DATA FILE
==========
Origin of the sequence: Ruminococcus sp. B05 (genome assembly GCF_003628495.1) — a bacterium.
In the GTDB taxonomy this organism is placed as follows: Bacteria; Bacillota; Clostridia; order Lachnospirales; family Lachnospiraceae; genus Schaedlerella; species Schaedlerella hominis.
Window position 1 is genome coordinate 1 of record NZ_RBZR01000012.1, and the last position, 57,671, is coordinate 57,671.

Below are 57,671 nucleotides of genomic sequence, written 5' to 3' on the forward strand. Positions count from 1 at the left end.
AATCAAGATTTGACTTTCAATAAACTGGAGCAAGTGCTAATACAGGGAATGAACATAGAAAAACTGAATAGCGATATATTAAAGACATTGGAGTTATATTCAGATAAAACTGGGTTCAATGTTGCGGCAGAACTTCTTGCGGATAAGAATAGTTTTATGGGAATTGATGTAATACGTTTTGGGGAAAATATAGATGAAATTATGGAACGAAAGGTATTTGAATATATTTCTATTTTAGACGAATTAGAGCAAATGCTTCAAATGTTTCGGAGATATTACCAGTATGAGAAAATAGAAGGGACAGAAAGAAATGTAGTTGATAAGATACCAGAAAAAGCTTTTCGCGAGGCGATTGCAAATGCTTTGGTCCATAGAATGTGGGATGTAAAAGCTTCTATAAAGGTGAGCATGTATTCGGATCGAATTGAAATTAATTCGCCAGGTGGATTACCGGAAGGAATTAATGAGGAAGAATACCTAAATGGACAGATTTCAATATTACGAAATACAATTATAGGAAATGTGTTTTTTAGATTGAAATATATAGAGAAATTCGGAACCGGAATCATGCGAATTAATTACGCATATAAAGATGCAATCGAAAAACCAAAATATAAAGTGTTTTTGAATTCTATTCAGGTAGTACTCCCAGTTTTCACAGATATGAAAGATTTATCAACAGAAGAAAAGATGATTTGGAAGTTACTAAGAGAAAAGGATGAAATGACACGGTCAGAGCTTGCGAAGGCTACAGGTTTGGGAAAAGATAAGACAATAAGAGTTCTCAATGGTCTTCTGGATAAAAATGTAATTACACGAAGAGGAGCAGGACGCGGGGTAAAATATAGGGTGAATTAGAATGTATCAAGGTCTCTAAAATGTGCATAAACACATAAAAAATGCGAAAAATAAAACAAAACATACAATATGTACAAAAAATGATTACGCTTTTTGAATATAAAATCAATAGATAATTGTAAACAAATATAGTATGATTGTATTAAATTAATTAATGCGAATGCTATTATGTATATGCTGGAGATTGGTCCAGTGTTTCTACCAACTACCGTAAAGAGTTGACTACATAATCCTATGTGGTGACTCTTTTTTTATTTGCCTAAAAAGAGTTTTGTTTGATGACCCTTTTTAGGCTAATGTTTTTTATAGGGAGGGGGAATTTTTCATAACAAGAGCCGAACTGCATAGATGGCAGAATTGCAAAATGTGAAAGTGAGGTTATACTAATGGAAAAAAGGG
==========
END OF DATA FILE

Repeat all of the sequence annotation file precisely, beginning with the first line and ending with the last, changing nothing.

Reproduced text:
Origin of the sequence: Ruminococcus sp. B05 (genome assembly GCF_003628495.1) — a bacterium.
In the GTDB taxonomy this organism is placed as follows: Bacteria; Bacillota; Clostridia; order Lachnospirales; family Lachnospiraceae; genus Schaedlerella; species Schaedlerella hominis.
Window position 1 is genome coordinate 1 of record NZ_RBZR01000012.1, and the last position, 57,671, is coordinate 57,671.

Below are 57,671 nucleotides of genomic sequence, written 5' to 3' on the forward strand. Positions count from 1 at the left end.
AATCAAGATTTGACTTTCAATAAACTGGAGCAAGTGCTAATACAGGGAATGAACATAGAAAAACTGAATAGCGATATATTAAAGACATTGGAGTTATATTCAGATAAAACTGGGTTCAATGTTGCGGCAGAACTTCTTGCGGATAAGAATAGTTTTATGGGAATTGATGTAATACGTTTTGGGGAAAATATAGATGAAATTATGGAACGAAAGGTATTTGAATATATTTCTATTTTAGACGAATTAGAGCAAATGCTTCAAATGTTTCGGAGATATTACCAGTATGAGAAAATAGAAGGGACAGAAAGAAATGTAGTTGATAAGATACCAGAAAAAGCTTTTCGCGAGGCGATTGCAAATGCTTTGGTCCATAGAATGTGGGATGTAAAAGCTTCTATAAAGGTGAGCATGTATTCGGATCGAATTGAAATTAATTCGCCAGGTGGATTACCGGAAGGAATTAATGAGGAAGAATACCTAAATGGACAGATTTCAATATTACGAAATACAATTATAGGAAATGTGTTTTTTAGATTGAAATATATAGAGAAATTCGGAACCGGAATCATGCGAATTAATTACGCATATAAAGATGCAATCGAAAAACCAAAATATAAAGTGTTTTTGAATTCTATTCAGGTAGTACTCCCAGTTTTCACAGATATGAAAGATTTATCAACAGAAGAAAAGATGATTTGGAAGTTACTAAGAGAAAAGGATGAAATGACACGGTCAGAGCTTGCGAAGGCTACAGGTTTGGGAAAAGATAAGACAATAAGAGTTCTCAATGGTCTTCTGGATAAAAATGTAATTACACGAAGAGGAGCAGGACGCGGGGTAAAATATAGGGTGAATTAGAATGTATCAAGGTCTCTAAAATGTGCATAAACACATAAAAAATGCGAAAAATAAAACAAAACATACAATATGTACAAAAAATGATTACGCTTTTTGAATATAAAATCAATAGATAATTGTAAACAAATATAGTATGATTGTATTAAATTAATTAATGCGAATGCTATTATGTATATGCTGGAGATTGGTCCAGTGTTTCTACCAACTACCGTAAAGAGTTGACTACATAATCCTATGTGGTGACTCTTTTTTTATTTGCCTAAAAAGAGTTTTGTTTGATGACCCTTTTTAGGCTAATGTTTTTTATAGGGAGGGGGAATTTTTCATAACAAGAGCCGAACTGCATAGATGGCAGAATTGCAAAATGTGAAAGTGAGGTTATACTAATGGAAAAAAGGG